Housatonic Heritage

Housatonic Heritage

Beckley Furnace has a close relationship with Housatonic Heritage, the umbrella organization that represents the Upper Housatonic Valley National Heritage Area.

We’re proud to publish the Iron Heritage Trail map and brochure! It’s free, available at Beckley Furnace, at any area Historical Society, at most libraries, and at many hotels, inns, and restaurants in our area.  We are also proud that Beckley Furnace is the centerpiece of this set of tours around our area.

The Iron Heritage Trail makes it easy to see important elements of our industrial and social history via nine separate suggested tours.  Each tour is a reasonable objective for a morning or afternoon, and each also provides opportunities for more study.

Here are the tours suggested in the brochure:

Tour I:  Beckley Furnace (that’s us!!).  No driving in this tour; we believe there’s enough at Beckley to keep nearly anyone interested and involved for a couple of hours.

Tour II: Beckley Furnace to Norfolk and Colebrook, CT

Tour III: Beckley Furnace to North Canaan, Falls Village, and Amesville, CT.

Tour IV:  Salisbury, Mount Riga, and Lakeville

Tour V: Lime Rock to Sharon

Tour VI:  Sharon, Cornwall, Kent, and Roxbury, CT

Tour VII: Amenia, NY to Clove Valley Ironworks, Beekman, NY

Tour VIII:  Millerton, NY; Copake, NY; Chatham, NY

Tour IX:  North Canaan, CT to Lanesborough, MA

The brochure also includes convenient articles about the discovery of the so-called Salisbury Ore, the blast furnaces of the Salisbury Iron District, and the natural local resources that made the Upper Housatonic valley area a natural one for the production of iron.

So you can spot it among all the other brochures vying for your attention, here’s what it looks like:

Iron Heritage Trail brochure
Iron Heritage Trail brochure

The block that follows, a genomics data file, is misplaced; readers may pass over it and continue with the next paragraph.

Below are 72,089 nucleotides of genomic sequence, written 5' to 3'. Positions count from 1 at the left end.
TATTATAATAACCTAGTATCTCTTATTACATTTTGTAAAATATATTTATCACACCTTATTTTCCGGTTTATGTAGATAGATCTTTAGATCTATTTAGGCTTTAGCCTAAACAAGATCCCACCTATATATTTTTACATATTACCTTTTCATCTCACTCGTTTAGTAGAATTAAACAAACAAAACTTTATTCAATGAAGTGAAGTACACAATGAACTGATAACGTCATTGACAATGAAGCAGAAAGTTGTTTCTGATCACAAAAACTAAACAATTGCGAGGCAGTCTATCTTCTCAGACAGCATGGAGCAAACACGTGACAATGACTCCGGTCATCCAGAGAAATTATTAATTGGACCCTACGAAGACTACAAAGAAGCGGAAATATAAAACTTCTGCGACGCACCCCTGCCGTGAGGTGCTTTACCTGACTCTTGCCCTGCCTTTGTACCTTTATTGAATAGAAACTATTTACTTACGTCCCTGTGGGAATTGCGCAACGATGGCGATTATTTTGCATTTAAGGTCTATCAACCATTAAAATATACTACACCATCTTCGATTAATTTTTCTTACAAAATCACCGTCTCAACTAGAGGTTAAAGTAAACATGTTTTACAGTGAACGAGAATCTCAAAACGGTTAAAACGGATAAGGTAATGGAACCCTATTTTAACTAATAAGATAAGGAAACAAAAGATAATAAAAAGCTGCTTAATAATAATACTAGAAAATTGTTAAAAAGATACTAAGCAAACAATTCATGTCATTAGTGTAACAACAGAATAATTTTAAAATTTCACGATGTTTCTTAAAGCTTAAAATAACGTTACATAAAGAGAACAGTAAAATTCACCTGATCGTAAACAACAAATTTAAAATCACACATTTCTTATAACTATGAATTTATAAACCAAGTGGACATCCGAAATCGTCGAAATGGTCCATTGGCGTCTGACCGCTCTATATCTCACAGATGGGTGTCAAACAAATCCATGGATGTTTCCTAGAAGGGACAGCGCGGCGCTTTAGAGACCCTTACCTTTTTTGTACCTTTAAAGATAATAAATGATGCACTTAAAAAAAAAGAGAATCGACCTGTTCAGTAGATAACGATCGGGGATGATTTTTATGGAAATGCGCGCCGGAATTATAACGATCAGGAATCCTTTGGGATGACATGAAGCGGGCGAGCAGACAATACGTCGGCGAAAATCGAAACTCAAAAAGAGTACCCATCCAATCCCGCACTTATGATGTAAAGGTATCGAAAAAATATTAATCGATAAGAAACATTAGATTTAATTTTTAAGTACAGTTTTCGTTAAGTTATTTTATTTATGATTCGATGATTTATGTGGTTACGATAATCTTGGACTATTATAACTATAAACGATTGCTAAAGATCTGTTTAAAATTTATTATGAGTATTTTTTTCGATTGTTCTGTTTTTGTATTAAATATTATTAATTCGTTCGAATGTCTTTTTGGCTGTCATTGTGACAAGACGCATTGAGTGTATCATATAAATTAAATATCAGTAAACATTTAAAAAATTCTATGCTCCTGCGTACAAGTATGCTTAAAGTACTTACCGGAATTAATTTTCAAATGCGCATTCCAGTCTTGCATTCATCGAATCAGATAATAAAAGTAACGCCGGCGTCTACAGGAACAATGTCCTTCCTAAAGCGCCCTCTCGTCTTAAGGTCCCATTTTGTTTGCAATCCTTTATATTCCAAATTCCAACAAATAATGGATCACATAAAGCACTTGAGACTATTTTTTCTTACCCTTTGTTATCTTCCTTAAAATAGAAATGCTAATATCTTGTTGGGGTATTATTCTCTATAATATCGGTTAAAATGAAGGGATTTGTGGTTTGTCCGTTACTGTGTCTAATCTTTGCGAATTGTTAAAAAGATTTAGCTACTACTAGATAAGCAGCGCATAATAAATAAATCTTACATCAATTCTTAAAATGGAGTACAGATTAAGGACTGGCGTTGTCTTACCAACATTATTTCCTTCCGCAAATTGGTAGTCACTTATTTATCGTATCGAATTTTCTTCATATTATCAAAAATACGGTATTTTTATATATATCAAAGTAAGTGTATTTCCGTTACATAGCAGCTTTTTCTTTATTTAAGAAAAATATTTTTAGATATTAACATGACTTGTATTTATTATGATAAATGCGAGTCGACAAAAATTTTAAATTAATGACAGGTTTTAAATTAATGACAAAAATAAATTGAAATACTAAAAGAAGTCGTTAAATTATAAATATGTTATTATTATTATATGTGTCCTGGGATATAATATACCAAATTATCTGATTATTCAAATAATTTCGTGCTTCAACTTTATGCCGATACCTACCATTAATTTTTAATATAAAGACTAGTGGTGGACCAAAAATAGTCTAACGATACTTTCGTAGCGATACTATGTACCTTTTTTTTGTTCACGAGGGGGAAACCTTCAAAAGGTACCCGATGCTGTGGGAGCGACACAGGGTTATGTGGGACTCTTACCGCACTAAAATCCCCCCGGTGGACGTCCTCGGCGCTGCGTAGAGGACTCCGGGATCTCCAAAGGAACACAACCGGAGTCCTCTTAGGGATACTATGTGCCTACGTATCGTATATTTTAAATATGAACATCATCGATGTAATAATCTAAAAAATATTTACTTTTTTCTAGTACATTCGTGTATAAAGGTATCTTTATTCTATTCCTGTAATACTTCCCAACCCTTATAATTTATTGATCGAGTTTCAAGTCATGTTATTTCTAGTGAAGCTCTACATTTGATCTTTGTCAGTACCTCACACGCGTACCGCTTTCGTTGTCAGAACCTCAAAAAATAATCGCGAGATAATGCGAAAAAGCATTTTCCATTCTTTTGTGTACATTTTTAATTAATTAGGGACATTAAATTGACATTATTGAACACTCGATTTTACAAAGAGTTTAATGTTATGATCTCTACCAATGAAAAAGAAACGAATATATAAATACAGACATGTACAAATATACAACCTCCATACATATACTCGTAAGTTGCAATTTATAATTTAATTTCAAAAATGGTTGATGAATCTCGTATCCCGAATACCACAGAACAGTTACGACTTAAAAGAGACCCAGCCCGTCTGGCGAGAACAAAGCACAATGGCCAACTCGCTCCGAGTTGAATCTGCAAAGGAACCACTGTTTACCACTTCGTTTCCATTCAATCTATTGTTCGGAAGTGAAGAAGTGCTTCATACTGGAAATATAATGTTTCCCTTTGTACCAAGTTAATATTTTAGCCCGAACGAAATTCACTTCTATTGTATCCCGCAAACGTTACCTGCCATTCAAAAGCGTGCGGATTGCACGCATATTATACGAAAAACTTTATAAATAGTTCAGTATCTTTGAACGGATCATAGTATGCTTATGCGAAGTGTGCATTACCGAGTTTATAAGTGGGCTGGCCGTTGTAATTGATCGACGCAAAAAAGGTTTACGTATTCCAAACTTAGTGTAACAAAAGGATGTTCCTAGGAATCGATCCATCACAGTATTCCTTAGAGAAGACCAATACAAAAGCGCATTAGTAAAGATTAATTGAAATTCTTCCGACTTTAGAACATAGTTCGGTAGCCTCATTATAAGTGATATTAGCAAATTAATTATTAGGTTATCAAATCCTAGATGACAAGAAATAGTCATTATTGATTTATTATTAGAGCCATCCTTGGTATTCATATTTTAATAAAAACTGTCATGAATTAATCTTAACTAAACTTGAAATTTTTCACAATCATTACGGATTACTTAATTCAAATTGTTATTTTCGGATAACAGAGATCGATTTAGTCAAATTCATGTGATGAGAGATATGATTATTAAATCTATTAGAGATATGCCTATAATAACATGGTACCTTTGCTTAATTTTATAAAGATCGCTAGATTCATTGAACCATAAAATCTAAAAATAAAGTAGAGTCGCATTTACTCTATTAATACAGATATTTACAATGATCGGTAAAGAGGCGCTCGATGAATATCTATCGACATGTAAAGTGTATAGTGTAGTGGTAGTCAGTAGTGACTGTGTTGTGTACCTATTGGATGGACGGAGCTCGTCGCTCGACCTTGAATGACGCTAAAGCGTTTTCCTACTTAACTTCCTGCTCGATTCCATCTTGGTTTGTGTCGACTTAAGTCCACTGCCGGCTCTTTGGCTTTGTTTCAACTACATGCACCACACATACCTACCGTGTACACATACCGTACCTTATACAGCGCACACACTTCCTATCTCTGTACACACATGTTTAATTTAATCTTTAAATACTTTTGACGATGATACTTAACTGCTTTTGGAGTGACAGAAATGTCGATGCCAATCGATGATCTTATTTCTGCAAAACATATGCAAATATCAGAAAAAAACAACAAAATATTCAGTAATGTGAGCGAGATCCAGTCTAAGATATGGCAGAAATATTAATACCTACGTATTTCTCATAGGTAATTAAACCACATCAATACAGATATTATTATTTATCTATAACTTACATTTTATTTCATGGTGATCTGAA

About this Project

This website began as a portion of a Girl Scout Silver Award Project undertaken in 2013 by two then-seventh grade girls named Eleanore and Helen.

The project began when they visited Beckley Furnace the summer before they entered seventh grade. They were fascinated by Beckley Furnace, and they thought that other people would be as well.  The Friends of Beckley Furnace, the not-for-profit organization that restored, maintains, and interprets Beckley Furnace, paid attention.  The interests of the girls and the interest of the Friends coincided perfectly; for years the Friends of Beckley Furnace have been trying to better inform people about Beckley Furnace and also about the iron industry in general.

While the girls originally proposed create a smartphone app to make the old Beckley website more portable and accessible, for a variety of reasons, including time constraints and the cost of building an Apple app as well as an Android app and maintaining them, the idea of creating a new website that would be as usable on mobile devices as on laptops and desktop computers emerged as a better alternative.

The girls started with the original  Beckley Furnace website, and from there they created an all new website based in WordPress and providing both the desired mobile capability and the capability of building educational and research resources that would be helpful to teachers, students, researchers — as well ordinary people who simply want to learn more about Beckley Furnace and the historical iron industry of the Upper Housatonic Valley.

The project quickly became more than “just a Girl Scout project.”  Based in part on the girls’ vision and their diligence, the Upper Housatonic Valley National Heritage Area undertook, with the aid of CT Humanities, a planning study about use of local history landmarks in teaching social studies (with Beckley Furnace as a case example).  Who knows where it will all lead!

The Girl Scout project that Eleanore and Helen conceived in 2013 has mushroomed to become a regional effort, with state and national support and participation — and we have only begun!

About this project
One of the website designers